It is February, but the mercury has already begun to climb in Mundra, a sleepy port town on Gujarat’s Arabian Sea coast, 70 km from Bhuj, the town with the nearest airport. But 60-year-old Shinzo Nakanishi, Managing Director, Maruti-Suzuki India, the country’s largest passenger car maker, hardly notices the heat. In his pocket is a deal that, almost at a stroke, solves the logistics bottlenecks faced by his export team at Mumbai’s Jawaharlal Nehru Port, from where Maruti-Suzuki ships its cars abroad.The company will, henceforth, export 50,000 cars of the estimated 200,000 cars it plans to export by 2010 out of India from here. He has also got 30 acres for a car stockyard and a dedicated buffer area for cars to be parked just before they are loaded onto ships. “The Mumbai port is congested,” says a beaming Nakanishi, explaining the rationale behind his move.
Maruti-Suzuki is just one among several Indian and multinational corporate biggies who are buying this logic. Says Gautam Adani, Chairman, Adani Group, which owns Mundra Port, India’s first private sector port, as he shakes hands with Nakanishi and sees him off: “At some stage in future, we expect it (Maruti) to put up a car manufacturing plant in our SEZ.” The obvious advantage: having a plant next to the port will save Maruti a winding 600-km drive from its factories in Haryana.
That’s so typical of Adani. The 43-year-old school dropout, who was recently ranked #10 among Indian billionaires by Forbes, with a net worth of Rs 37,200 crore (now down to Rs 33,720 crore due to the stock market meltdown), is thinking big—and ahead—for ways to expand his business empire that now straddles the entire infrastructure spectrum from ports to power to oil & gas to real estate, on which he is investing Rs 50,000 crore over the next five years. This is in addition to his core international trading business, but more on that later.
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“We have a readymade solution and offer a package deal both for companies that depend on imported raw materials and also for export-oriented industries,” he says. The Mundra Port handled 19.87 million tonne of cargo in 2006-07 and is expected to end this financial year with 28.07 million tonne. “Our target is to handle 50 million tonne of cargo by 2010-11,” says Rajeeva Sinha, Director, Mundra Port and SEZ. But Adani’s ambitions in the port sector are not restricted to India only. “We may look to expand globally over the next 1-2 years,” he reveals, adding that he is scouting for a port in South East Asia (see Oil’s Well).In fact, Adani already works according to international parameters. The Mundra Port sets, and consistently meets, international benchmarks. For instance, the turnaround time (the time a vessel spends at the port for unloading cargo) for ships is just 13 hours, which is also the international average. The corresponding figure for public sector ports like Mumbai, Chennai and Kochi is three-and-ahalf days. So, the group is well prepared, both in terms of management practices as well as financially, to venture abroad.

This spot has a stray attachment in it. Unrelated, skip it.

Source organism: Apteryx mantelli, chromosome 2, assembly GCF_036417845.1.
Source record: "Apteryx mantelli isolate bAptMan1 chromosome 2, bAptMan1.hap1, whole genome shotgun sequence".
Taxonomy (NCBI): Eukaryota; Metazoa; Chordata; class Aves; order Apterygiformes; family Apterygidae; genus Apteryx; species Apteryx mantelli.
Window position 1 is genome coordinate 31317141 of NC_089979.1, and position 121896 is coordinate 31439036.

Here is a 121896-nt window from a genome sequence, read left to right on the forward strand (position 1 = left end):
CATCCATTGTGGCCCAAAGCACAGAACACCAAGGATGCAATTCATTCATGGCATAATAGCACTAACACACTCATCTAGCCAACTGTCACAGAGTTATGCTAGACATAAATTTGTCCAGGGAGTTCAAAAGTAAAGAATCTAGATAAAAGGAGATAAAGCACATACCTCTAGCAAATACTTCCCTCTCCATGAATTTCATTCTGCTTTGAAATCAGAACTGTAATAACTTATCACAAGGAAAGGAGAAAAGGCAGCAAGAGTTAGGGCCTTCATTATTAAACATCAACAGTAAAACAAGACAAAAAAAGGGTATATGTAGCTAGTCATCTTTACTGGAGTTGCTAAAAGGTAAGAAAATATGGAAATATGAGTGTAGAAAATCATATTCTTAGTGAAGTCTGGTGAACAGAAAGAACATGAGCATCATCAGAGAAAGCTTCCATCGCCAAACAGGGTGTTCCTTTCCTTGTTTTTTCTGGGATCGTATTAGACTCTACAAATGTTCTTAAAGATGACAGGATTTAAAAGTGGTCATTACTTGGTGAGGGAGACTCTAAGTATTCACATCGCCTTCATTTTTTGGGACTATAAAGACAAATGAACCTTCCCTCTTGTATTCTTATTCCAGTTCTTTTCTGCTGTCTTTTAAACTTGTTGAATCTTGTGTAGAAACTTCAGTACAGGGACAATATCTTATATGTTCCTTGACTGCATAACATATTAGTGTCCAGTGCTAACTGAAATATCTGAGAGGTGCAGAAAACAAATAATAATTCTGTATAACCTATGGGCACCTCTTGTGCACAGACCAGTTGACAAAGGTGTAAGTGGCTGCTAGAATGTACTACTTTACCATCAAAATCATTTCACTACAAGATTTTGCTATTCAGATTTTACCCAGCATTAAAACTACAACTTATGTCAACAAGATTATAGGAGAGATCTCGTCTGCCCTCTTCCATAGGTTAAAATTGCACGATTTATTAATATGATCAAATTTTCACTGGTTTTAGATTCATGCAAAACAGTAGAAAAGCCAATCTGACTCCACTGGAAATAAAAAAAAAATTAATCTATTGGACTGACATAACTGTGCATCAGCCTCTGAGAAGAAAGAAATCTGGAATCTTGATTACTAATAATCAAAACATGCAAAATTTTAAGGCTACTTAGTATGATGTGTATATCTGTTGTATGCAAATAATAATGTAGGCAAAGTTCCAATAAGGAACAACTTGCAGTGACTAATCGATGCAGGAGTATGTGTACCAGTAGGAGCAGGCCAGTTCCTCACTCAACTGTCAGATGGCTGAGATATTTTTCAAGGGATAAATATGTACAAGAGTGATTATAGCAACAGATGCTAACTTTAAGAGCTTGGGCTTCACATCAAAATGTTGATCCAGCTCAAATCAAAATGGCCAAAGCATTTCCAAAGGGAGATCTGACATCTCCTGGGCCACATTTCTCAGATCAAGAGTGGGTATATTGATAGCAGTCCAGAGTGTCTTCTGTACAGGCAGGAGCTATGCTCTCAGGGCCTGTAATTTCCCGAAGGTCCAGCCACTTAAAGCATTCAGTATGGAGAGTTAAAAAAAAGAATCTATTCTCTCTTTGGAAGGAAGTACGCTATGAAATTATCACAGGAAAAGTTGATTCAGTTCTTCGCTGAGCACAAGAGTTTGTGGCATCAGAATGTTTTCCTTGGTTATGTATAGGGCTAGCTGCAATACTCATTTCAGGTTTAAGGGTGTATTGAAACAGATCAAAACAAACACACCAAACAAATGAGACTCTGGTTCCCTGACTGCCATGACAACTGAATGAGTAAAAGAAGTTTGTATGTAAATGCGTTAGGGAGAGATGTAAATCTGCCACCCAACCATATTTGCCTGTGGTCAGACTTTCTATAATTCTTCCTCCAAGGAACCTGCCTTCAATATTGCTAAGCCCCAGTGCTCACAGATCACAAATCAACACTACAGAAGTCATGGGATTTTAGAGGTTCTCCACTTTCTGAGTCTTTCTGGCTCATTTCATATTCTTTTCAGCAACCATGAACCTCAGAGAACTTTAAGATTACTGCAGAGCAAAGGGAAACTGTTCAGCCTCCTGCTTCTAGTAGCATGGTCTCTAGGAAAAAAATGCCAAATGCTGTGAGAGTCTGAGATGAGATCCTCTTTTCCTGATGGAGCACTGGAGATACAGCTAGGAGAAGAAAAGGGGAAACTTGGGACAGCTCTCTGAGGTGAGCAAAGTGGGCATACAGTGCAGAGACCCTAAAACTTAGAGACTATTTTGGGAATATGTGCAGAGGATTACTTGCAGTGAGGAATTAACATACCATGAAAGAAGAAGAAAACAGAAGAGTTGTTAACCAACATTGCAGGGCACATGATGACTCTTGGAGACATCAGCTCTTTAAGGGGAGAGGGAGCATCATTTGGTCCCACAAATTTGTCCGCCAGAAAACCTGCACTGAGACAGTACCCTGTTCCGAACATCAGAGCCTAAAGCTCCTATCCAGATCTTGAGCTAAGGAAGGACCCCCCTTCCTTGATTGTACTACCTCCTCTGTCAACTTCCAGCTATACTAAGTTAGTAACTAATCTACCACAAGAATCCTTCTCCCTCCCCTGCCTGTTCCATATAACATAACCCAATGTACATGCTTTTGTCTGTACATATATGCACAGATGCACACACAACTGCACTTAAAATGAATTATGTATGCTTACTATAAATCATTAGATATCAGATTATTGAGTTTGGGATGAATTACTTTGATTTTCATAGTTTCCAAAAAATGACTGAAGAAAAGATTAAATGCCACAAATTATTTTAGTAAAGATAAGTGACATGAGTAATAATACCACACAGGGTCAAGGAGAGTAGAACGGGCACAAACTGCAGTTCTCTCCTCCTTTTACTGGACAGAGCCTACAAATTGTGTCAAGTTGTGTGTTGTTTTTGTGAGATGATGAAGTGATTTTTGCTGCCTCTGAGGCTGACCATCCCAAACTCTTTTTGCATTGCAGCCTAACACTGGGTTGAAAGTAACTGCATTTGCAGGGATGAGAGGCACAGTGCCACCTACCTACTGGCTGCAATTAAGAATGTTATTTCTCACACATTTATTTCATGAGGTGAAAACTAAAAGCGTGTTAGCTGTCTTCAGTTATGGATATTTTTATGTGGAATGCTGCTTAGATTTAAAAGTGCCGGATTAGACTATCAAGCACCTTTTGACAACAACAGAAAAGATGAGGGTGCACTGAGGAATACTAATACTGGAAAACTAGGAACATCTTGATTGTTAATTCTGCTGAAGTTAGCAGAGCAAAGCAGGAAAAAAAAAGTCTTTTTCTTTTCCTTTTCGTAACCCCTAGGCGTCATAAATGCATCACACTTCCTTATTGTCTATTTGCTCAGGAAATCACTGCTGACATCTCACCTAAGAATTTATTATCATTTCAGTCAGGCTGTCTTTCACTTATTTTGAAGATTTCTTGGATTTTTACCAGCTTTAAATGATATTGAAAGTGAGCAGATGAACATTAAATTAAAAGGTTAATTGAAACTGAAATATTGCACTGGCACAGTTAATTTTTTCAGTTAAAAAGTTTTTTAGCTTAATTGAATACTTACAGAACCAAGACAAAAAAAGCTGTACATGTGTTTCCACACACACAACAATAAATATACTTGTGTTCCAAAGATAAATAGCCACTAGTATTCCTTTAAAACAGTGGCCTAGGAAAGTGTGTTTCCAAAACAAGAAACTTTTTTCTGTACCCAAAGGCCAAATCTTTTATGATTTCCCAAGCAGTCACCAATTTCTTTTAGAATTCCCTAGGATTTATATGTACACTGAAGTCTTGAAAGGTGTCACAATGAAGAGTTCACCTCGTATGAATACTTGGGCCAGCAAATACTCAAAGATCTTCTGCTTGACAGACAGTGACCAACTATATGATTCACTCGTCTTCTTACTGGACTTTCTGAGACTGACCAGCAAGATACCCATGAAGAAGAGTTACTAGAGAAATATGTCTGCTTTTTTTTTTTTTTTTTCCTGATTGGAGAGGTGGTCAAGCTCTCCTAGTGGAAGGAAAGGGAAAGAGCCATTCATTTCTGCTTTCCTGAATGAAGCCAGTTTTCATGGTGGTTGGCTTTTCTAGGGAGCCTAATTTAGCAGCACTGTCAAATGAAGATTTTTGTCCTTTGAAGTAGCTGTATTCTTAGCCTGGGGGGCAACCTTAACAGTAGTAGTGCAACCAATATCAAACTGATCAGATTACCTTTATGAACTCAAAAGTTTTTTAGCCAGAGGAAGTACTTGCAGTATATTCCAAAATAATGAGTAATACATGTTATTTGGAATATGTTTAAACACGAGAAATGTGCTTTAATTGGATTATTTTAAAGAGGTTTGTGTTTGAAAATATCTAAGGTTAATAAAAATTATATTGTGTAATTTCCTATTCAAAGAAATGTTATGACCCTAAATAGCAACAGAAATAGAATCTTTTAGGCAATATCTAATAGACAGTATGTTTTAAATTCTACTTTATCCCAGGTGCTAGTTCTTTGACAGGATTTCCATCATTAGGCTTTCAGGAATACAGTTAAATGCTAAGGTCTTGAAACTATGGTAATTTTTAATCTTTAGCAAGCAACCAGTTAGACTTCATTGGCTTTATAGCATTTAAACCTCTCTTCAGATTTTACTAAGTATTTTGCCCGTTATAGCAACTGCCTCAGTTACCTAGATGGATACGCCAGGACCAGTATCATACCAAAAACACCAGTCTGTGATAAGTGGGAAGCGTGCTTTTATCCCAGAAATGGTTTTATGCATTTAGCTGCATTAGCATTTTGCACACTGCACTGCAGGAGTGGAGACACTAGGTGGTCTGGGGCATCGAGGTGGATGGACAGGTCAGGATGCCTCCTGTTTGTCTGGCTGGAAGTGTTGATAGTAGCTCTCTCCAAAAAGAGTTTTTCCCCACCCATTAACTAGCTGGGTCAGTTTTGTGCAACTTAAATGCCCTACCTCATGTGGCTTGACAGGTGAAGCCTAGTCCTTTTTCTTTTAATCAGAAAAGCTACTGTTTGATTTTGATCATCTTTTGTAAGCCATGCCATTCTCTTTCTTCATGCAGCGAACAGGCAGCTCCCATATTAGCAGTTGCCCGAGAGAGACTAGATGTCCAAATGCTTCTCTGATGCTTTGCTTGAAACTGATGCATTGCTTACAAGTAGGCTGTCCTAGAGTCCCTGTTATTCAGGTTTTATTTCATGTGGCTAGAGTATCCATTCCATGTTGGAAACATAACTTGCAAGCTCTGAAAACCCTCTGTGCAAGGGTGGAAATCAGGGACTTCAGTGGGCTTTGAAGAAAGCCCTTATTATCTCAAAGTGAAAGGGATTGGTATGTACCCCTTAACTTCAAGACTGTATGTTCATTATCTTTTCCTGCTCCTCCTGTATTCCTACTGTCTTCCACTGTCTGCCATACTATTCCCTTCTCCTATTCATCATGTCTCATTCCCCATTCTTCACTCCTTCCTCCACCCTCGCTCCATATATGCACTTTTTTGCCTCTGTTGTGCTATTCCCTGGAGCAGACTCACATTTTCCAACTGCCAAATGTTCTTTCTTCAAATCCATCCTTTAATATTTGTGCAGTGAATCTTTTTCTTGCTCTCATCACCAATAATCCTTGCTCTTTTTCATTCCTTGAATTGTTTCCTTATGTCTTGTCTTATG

Adani’s business model is quite unique. His group has large business interests in sectors like power, coal mining, oil & gas and exports that can provide his port with captive business, while simultaneously benefiting from having in-house port facilities.
Having established itself as India’s leading private sector port operator, the Adani Group is betting big on power. It has lined up investments of Rs 45,000 crore over the next 5-7 years to set up 10,000 MW of generating capacity (see The Biggest Bet).Here, too, he has followed the Mundra Port model—pioneered in India by the late Dhirubhai Ambani—of integrating his value chain backwards to the source of raw materials. The group has acquired coal mines in Rajasthan and Indonesia, which will feed his projects in Gujarat, Maharashtra and Rajasthan. “But our biggest strength in the power sector is the time to completion,” says Ameet Desai, Chief Financial Officer, Adani Group, who is overseeing the power initiatives. “We plan to complete the entire projected generating capacity by 2012-13,” he says. In fact, he expects the 1,320 MW project at Mundra to go on stream in stages next year itself.
Adani’s plans will bring him into direct competition with the Tata Group and Anil Ambani’s Reliance Power, but he is unfazed. “Work on many of our projects is already underway. We will leverage our backward linkages, the port, the group’s execution capabilities and our experience in power trading to forge ahead in this sector,” says Desai. The group is today a leading private sector power trader in India and commands a 13 per cent market share. The group is also evaluating the potential of entering the power trading business in neighbouring countries like Bhutan, Nepal and Bangladesh.
Oil & gas
Adani has big plans in the oil & gas sector—both in gas distribution and in oil exploration. The group was in the news in January this year when it reportedly bid $4 billion (Rs 16,000 crore) for the based oil explorer Burren Energy.